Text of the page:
At 10pm local time on Saturday, Zambia will walk out to face Senegal at the new stadium in Bata, Equatorial Guinea. It will be the second match at this year's African Cup of Nations, and the minds of most of the crowd may still be on the opening game, which will have just finished at the same stadium. Not Zambian minds, though; they'll be much further away. They'll be thinking of 27 April 1993, when another Zambia team set off to play Senegal in a World Cup qualifier. That team, the best Zambia has ever had and potentially one of the greatest in African history, never arrived.
This will be the 10th time the sides have met since then, but what makes this game particularly poignant is that it was just a few miles south of Bata that their plane went down, crashing into the Atlantic shortly after refuelling in the Gabonese capital, Libreville.
Zambia had announced themselves at the 1988 Olympics, Kalusha Bwalya scoring a hat-trick as they thrashed a strong Italy side 4-0. It was a result that reverberated; this wasn't a 1-0 freak achieved through 89 minutes of defending and a lucky breakaway, it was a win based on complete domination.
Kalusha (Bwalya is such a common surname in Zambia that he's widely known by his first name) was the star of that side, a technically gifted and powerful forward. When he was 20, he was spotted by a Belgian scout and moved from his hometown club of Mufulira to Brugge Cercle and then, after the Olympics, to PSV Eindhoven. It was a transfer that saved his life.
A defeat away to Tunisia in their final qualifier meant Zambia missed out on the 1990 World Cup, but their football generally was lifted by the Olympics. Nkana Red Devils reached the African Champions Cup final in 1990 and Power Rangers won the African Cup-Winners' Cup the following year. The 1980s had seen significant investment in the sport both from the government and the nationalised copper industry, spurred by the fact that the president, Kenneth Kaunda, loved football. Many politicians attach themselves to the game, but his passion was genuine.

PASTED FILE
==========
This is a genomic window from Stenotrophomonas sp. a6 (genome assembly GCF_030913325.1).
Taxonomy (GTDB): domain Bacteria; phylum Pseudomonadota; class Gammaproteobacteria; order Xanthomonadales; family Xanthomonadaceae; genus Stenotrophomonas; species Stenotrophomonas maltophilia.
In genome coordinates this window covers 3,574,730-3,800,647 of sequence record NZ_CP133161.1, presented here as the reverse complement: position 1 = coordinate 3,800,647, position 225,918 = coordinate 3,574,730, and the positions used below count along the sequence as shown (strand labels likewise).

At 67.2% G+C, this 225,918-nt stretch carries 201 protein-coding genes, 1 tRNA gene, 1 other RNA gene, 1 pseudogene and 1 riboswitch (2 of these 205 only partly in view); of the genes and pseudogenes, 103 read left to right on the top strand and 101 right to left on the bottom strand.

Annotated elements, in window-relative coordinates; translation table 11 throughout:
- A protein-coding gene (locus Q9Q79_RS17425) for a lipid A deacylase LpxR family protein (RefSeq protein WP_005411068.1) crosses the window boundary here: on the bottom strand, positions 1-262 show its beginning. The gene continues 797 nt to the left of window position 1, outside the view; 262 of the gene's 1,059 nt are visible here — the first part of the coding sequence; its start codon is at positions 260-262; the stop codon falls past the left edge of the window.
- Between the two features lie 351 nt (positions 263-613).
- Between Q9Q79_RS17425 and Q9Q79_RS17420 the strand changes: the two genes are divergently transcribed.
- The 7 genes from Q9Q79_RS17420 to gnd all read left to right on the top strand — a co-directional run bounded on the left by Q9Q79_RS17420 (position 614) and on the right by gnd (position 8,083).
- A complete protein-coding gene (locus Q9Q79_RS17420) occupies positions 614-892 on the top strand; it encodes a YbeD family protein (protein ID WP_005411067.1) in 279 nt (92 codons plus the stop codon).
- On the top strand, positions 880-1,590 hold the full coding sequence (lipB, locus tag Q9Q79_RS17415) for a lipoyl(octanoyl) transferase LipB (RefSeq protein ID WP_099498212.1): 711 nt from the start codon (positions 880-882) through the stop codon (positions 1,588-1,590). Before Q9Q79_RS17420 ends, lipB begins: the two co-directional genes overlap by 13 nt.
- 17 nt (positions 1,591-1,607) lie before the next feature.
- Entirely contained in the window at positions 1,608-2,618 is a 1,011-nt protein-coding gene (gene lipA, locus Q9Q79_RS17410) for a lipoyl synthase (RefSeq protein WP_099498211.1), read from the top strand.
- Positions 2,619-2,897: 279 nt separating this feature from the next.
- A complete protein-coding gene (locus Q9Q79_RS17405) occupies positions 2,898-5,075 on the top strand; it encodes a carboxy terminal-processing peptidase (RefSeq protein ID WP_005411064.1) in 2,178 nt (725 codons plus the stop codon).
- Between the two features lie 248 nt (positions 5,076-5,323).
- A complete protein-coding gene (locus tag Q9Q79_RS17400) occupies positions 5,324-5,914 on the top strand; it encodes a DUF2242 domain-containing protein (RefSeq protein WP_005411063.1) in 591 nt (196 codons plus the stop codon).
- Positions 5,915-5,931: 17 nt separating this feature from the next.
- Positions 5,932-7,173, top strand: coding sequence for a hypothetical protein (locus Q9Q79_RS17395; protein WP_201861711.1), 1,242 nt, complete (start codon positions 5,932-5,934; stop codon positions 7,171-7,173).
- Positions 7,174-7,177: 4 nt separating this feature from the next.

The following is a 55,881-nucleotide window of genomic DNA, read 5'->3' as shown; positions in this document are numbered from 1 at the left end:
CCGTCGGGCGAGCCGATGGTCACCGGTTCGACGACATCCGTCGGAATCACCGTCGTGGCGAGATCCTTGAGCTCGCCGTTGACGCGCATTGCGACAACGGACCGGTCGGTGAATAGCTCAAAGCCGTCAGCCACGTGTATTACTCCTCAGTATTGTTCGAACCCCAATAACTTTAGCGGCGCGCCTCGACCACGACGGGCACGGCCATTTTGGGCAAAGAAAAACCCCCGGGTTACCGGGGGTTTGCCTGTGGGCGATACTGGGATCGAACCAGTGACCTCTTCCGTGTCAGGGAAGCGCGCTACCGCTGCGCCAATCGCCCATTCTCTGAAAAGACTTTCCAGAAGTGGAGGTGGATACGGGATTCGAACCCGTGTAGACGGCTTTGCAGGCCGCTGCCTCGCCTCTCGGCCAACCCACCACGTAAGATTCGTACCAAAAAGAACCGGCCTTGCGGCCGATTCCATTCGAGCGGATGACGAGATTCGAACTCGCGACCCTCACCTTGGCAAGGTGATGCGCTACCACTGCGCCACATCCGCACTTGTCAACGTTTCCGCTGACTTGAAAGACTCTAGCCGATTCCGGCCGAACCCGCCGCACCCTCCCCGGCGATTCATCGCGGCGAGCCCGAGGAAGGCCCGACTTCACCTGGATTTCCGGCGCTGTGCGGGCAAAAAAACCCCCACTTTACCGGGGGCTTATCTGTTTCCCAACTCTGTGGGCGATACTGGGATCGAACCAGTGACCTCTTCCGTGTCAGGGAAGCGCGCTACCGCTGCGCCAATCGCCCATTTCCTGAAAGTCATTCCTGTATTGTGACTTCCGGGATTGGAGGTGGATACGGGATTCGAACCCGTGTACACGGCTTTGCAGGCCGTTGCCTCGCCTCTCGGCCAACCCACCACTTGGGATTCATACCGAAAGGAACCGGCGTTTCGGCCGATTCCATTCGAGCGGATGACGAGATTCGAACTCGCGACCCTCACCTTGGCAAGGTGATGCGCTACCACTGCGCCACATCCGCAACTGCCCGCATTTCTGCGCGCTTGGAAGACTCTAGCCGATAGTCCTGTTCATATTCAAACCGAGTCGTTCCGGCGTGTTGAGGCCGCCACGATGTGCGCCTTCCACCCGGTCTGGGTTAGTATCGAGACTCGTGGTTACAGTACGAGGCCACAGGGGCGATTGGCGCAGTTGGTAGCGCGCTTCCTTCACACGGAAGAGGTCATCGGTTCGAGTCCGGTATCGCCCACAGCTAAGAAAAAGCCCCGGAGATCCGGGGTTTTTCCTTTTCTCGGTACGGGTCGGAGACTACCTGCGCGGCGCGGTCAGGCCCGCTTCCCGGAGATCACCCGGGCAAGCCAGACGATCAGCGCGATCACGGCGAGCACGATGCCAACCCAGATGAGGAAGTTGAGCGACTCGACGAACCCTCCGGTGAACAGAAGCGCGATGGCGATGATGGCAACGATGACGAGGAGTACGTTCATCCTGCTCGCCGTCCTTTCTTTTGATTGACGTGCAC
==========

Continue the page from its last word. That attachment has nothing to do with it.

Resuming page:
He ruled Zambia for 27 years, but by the late 1980s the economy was a mess. Zambia had to withdraw from hosting the 1988 African Nations Cup because of a lack of funds and Kaunda was finally voted out of office in 1991. As the copper mines passed into private hands, funding for football began to dry up.
Travel to away games became increasingly difficult, with the national federation (FAZ) lacking the funds to charter planes or even to pay for seats on passenger aircraft. Frequently they would turn to the Zambian Air Force and ask to borrow a jet. Poverty wasn't just because of economic circumstance; in August 1992, shortly before World Cup qualifying, the chairman of the FAZ, Jabes Zulu, and associate Wilfrid Monani were suspended after funds earned on a tour of Korea vanished.
Zambia won their first two games in the first qualifying phase, but then faced a trip to Madagascar. As so often, they ended up borrowing a Buffalo from the ZAF. When they stopped for refuelling in Malawi, there was a dispute over payment. After hours trapped on the runway, the plane eventually took off again for a five-hour trip over the Indian Ocean. The pilot insisted the players wore their life-jackets. The players joked about it, and Johnson Bwalya took some light-hearted photographs, but there was an awareness that this was not really something to joke about. "The boys," Kalusha said, "always used to say, 'This plane will kill us some day.'"